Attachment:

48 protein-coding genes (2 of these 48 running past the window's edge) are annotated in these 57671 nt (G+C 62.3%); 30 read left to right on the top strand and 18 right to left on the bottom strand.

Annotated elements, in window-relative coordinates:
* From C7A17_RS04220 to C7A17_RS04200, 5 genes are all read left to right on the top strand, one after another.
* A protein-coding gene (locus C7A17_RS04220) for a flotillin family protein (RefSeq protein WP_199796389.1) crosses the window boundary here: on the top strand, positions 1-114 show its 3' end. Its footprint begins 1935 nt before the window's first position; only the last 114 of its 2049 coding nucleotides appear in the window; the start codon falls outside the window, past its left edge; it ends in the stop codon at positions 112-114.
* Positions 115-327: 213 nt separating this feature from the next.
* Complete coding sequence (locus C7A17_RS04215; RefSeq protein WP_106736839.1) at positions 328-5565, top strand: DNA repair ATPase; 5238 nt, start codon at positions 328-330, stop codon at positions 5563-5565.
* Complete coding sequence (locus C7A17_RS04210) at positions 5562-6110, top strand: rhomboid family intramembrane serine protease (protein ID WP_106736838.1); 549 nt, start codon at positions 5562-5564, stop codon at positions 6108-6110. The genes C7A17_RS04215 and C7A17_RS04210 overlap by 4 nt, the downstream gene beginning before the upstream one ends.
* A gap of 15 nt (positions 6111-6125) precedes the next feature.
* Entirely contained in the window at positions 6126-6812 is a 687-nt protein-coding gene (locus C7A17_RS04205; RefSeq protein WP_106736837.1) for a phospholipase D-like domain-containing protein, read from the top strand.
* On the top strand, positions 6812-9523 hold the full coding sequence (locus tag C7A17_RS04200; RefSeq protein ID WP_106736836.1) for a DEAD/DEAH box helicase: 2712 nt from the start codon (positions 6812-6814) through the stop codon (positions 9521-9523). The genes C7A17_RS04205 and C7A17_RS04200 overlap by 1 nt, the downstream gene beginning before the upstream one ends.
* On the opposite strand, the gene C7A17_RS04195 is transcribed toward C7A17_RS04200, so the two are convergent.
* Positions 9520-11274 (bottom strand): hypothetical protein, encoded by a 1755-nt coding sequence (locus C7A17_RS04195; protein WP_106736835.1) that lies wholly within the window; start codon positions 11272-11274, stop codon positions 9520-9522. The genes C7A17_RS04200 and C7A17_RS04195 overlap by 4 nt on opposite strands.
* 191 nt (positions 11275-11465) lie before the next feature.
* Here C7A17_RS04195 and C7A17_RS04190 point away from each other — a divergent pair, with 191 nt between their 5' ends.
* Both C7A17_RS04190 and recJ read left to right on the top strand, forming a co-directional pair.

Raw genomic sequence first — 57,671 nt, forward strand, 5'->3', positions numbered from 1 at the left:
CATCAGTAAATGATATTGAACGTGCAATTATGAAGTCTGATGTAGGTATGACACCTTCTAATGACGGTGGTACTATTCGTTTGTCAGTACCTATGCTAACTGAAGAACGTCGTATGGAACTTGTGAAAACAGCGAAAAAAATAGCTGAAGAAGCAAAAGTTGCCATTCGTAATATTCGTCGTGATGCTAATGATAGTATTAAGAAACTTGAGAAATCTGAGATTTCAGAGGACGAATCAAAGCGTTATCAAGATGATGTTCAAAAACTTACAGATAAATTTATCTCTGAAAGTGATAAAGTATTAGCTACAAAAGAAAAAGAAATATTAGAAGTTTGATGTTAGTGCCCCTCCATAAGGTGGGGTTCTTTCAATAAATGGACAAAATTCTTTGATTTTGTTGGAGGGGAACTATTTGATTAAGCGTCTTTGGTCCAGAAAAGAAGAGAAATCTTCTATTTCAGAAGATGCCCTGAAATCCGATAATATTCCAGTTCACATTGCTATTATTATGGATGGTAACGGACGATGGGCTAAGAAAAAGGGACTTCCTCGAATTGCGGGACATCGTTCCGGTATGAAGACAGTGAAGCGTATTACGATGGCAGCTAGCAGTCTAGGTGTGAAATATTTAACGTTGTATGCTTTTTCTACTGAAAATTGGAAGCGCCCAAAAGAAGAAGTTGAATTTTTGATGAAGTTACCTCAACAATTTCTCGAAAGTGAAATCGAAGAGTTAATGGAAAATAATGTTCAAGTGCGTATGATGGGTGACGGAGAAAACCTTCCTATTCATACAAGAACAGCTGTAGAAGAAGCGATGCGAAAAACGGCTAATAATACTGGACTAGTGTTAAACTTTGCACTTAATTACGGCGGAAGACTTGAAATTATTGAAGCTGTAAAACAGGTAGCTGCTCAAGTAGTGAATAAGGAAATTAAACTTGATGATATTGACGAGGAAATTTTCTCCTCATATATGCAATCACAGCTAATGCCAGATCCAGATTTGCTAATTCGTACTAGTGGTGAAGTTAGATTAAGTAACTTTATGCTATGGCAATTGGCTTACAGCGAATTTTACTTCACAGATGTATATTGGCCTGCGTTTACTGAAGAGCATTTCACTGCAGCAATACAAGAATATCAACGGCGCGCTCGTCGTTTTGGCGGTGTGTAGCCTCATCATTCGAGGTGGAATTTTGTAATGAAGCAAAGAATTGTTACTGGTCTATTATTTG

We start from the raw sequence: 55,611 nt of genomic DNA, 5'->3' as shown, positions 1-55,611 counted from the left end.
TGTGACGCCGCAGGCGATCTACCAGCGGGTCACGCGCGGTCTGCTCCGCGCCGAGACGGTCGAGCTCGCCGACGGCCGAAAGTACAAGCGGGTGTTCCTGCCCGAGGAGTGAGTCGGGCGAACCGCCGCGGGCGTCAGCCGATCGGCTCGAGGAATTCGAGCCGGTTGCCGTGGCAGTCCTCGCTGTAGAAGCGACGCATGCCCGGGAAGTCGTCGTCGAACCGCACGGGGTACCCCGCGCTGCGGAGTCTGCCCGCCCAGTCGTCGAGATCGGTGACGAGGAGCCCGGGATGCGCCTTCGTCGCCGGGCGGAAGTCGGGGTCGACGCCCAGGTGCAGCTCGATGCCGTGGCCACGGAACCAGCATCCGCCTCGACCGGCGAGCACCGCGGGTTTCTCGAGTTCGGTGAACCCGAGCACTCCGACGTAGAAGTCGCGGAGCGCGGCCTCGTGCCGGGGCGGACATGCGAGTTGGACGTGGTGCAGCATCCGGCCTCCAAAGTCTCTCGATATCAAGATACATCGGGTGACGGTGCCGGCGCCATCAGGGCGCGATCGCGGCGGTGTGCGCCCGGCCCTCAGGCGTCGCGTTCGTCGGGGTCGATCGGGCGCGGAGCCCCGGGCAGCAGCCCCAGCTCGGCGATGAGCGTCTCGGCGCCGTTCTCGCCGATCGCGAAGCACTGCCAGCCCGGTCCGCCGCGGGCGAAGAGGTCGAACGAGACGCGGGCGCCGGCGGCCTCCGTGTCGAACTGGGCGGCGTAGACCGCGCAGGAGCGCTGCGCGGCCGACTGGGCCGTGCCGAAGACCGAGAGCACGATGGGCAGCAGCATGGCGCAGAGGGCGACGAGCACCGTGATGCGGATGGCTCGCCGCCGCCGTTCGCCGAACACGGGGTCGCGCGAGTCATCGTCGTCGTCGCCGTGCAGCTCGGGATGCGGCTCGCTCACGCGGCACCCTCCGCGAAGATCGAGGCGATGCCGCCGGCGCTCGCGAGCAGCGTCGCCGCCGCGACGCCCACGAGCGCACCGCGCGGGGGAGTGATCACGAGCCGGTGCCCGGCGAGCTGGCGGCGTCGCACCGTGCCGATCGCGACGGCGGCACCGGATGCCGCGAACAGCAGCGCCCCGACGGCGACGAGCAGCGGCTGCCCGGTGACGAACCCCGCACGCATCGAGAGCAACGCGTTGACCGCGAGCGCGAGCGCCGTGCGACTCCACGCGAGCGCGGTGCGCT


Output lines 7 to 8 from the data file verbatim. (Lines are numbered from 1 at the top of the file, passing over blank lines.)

* Complete coding sequence (locus C7A17_RS04210) at positions 5562-6110, top strand: rhomboid family intramembrane serine protease (protein ID WP_106736838.1); 549 nt, start codon at positions 5562-5564, stop codon at positions 6108-6110. The genes C7A17_RS04215 and C7A17_RS04210 overlap by 4 nt, the downstream gene beginning before the upstream one ends.
* A gap of 15 nt (positions 6111-6125) precedes the next feature.